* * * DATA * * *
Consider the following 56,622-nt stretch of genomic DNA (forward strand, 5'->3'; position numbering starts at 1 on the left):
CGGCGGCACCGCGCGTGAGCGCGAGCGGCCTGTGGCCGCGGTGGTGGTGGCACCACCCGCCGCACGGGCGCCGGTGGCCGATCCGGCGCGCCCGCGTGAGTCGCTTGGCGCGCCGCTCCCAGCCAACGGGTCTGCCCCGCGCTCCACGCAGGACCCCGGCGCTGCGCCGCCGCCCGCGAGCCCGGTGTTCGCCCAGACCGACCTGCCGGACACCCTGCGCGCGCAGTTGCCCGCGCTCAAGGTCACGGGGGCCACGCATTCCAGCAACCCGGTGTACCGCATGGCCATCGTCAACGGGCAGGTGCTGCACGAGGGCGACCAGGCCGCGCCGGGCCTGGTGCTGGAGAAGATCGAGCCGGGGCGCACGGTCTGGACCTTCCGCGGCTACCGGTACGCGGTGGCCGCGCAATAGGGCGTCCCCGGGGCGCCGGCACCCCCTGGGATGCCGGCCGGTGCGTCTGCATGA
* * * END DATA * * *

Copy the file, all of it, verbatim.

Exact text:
Consider the following 56,622-nt stretch of genomic DNA (forward strand, 5'->3'; position numbering starts at 1 on the left):
CGGCGGCACCGCGCGTGAGCGCGAGCGGCCTGTGGCCGCGGTGGTGGTGGCACCACCCGCCGCACGGGCGCCGGTGGCCGATCCGGCGCGCCCGCGTGAGTCGCTTGGCGCGCCGCTCCCAGCCAACGGGTCTGCCCCGCGCTCCACGCAGGACCCCGGCGCTGCGCCGCCGCCCGCGAGCCCGGTGTTCGCCCAGACCGACCTGCCGGACACCCTGCGCGCGCAGTTGCCCGCGCTCAAGGTCACGGGGGCCACGCATTCCAGCAACCCGGTGTACCGCATGGCCATCGTCAACGGGCAGGTGCTGCACGAGGGCGACCAGGCCGCGCCGGGCCTGGTGCTGGAGAAGATCGAGCCGGGGCGCACGGTCTGGACCTTCCGCGGCTACCGGTACGCGGTGGCCGCGCAATAGGGCGTCCCCGGGGCGCCGGCACCCCCTGGGATGCCGGCCGGTGCGTCTGCATGA